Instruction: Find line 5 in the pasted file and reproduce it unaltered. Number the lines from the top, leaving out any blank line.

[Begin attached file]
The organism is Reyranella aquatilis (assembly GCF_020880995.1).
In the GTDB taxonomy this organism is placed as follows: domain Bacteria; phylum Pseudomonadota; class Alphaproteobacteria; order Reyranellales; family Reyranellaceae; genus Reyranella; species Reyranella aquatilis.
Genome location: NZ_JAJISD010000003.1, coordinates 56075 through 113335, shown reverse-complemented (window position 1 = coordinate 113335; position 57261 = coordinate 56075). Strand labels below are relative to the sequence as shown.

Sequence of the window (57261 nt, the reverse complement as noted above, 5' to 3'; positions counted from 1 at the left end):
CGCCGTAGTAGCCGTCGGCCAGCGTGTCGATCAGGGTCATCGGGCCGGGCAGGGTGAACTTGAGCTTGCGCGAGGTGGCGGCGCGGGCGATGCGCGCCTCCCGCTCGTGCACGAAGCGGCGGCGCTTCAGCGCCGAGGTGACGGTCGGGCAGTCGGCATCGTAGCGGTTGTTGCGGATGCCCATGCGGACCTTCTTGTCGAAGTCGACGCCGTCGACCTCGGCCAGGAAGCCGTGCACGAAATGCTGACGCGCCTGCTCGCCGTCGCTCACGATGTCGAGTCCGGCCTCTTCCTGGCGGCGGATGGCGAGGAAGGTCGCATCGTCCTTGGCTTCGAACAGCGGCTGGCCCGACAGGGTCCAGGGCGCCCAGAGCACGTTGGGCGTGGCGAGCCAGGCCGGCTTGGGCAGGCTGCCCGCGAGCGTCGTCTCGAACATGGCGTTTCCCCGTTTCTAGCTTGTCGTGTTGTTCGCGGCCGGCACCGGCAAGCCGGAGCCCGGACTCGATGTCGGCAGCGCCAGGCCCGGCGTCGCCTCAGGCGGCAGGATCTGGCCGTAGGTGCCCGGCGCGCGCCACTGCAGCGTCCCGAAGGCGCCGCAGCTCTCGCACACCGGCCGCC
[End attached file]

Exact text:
CGCCGTAGTAGCCGTCGGCCAGCGTGTCGATCAGGGTCATCGGGCCGGGCAGGGTGAACTTGAGCTTGCGCGAGGTGGCGGCGCGGGCGATGCGCGCCTCCCGCTCGTGCACGAAGCGGCGGCGCTTCAGCGCCGAGGTGACGGTCGGGCAGTCGGCATCGTAGCGGTTGTTGCGGATGCCCATGCGGACCTTCTTGTCGAAGTCGACGCCGTCGACCTCGGCCAGGAAGCCGTGCACGAAATGCTGACGCGCCTGCTCGCCGTCGCTCACGATGTCGAGTCCGGCCTCTTCCTGGCGGCGGATGGCGAGGAAGGTCGCATCGTCCTTGGCTTCGAACAGCGGCTGGCCCGACAGGGTCCAGGGCGCCCAGAGCACGTTGGGCGTGGCGAGCCAGGCCGGCTTGGGCAGGCTGCCCGCGAGCGTCGTCTCGAACATGGCGTTTCCCCGTTTCTAGCTTGTCGTGTTGTTCGCGGCCGGCACCGGCAAGCCGGAGCCCGGACTCGATGTCGGCAGCGCCAGGCCCGGCGTCGCCTCAGGCGGCAGGATCTGGCCGTAGGTGCCCGGCGCGCGCCACTGCAGCGTCCCGAAGGCGCCGCAGCTCTCGCACACCGGCCGCC